I got into second, but the higher gears were long gone. The lumbering center ambles over, swats my layup and knocks me on my butt. While 5-10 me is a lot slower now, the center, as sluggish as he is, remains 6-4. My physical advantage — the burst — is gone. And then I was sore for three days afterward. I have not played basketball since, save for throwing up a few shots in my backyard this summer. Perhaps that evening was my final whistle for hoops; I have a hard time dealing with the decay.

I miss basketball dearly. There is a competition void in my life that my new physical activities of endurance cycling and mountain hiking just cannot replace. There are mornings my alarm rings, or my young boy cries, and wakes me from a hoops dream. There, I am back on the court, running the break or finding the cutter. But I know it will never happen again.

Yet there still is a basketball future for me. My son, at his 18-month pediatrician visit, was 35 inches tall, almost off the charts. One day, I will teach him my old fadeaway and how to spot the open man cutting to the hoops. Then, a new generation will learn the greatest game ever created.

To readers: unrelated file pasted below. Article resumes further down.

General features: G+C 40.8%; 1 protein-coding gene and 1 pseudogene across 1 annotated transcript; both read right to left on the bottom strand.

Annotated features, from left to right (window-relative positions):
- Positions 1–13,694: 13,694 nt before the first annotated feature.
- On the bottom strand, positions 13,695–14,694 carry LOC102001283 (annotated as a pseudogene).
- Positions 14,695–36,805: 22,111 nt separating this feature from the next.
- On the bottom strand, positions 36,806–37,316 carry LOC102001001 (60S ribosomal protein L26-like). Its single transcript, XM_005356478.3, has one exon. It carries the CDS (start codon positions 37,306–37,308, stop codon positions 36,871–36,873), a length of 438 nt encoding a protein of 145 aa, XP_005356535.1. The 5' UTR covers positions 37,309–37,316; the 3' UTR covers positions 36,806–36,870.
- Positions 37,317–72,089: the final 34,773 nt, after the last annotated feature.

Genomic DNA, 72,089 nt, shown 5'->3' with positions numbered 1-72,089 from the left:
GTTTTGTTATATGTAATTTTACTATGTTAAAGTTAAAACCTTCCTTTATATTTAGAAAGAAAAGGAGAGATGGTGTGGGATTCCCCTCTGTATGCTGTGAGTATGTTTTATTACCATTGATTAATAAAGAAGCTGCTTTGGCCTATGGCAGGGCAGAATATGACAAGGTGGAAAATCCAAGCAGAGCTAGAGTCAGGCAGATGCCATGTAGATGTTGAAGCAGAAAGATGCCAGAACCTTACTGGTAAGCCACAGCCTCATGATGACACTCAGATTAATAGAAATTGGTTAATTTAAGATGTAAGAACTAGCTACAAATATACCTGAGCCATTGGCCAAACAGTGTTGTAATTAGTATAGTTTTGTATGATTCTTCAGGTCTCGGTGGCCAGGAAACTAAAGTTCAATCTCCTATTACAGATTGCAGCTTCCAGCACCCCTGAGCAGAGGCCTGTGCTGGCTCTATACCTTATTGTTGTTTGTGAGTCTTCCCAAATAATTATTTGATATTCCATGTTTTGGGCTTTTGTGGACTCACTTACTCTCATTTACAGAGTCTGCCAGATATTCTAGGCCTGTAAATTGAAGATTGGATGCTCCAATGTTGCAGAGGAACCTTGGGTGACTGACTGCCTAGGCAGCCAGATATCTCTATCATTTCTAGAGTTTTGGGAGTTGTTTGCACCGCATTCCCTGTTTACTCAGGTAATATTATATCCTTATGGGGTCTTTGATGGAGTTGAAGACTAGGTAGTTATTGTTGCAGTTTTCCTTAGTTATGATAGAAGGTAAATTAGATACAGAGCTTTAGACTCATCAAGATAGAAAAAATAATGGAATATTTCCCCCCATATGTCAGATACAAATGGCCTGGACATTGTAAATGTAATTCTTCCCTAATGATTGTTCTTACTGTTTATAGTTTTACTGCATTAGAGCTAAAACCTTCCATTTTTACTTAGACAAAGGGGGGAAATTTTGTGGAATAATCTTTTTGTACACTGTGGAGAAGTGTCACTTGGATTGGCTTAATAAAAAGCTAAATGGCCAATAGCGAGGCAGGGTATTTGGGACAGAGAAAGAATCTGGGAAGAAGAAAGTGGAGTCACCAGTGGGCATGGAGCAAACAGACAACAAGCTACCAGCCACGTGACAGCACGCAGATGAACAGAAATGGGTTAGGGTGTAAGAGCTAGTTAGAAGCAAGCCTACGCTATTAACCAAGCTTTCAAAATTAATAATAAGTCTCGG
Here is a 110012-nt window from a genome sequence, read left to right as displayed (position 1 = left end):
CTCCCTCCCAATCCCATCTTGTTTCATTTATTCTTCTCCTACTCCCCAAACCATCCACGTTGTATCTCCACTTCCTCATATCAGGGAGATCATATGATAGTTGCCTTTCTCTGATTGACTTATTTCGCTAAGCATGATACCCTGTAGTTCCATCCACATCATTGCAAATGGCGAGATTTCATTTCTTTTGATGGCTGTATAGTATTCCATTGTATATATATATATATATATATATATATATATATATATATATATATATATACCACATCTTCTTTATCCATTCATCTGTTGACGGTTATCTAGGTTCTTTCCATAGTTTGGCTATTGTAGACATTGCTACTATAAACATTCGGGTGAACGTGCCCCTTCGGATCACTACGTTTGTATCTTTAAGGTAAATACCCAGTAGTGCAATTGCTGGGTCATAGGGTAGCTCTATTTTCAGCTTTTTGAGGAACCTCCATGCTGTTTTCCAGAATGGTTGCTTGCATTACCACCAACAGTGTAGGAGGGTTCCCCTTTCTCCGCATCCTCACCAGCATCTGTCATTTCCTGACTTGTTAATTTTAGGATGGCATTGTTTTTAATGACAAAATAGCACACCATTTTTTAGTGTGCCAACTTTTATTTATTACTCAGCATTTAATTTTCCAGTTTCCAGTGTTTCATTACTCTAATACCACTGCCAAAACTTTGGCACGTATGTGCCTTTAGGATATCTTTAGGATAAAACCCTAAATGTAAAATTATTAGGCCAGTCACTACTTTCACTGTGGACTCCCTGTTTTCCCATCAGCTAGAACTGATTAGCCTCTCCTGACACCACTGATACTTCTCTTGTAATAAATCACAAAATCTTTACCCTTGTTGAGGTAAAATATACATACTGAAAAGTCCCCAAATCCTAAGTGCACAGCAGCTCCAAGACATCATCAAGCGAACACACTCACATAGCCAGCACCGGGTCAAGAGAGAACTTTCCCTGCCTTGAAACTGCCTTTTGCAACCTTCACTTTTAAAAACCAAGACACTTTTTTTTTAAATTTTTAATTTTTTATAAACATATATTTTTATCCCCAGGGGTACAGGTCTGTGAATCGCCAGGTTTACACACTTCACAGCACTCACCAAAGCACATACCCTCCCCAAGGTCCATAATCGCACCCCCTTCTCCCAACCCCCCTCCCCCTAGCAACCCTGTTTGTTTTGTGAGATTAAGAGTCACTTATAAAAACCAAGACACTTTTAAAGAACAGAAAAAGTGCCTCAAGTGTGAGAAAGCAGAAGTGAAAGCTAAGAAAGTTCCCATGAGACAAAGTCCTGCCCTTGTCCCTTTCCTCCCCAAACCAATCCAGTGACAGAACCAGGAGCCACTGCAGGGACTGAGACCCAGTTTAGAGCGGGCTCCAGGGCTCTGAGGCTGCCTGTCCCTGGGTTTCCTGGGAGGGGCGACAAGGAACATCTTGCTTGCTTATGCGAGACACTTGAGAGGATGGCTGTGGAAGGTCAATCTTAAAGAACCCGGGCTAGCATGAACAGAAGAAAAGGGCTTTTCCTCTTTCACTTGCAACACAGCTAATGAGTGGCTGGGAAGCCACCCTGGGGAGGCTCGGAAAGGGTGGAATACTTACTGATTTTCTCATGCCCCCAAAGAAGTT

Stuart Lutz is a historian, author and retired hoopster living in Maplewood, NJ. His first book, The Last Leaf, was released earlier this year.

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  • Coney Islander

    Beautiful piece.

  • http://slamonline.com Allenp

    I always hated playing basketball against track cats. You bastards had way more wind than the average recreational player.

  • drdunkenstein

    Just turned 40 myself. I’ve been contemplating retirement, mainly out of frustration of not being able to do what I used to do when I was younger. Hard to let that competitive spirit go when I’m playing against the younger guys, thinking I can still do the things I used to. But I do play with a lot of guys that are well into their mid 40s and some pushing over 50 and they do inspire me to keep going. I just don’t to to devolve into the “old guy” … last man picked sort of deal. Hard to swallow my pride and accept that role. Getting older is a b*tch ;-)

  • http://brimartin13@gmail.com Brion

    Wow great article. I can really relate as i just turned 40 and am dealing with the same reality. Its especially hard when some young dude who is not half the player i USED to be gets the best of me. So i have said goodbye to the hardwood and have started playing golf.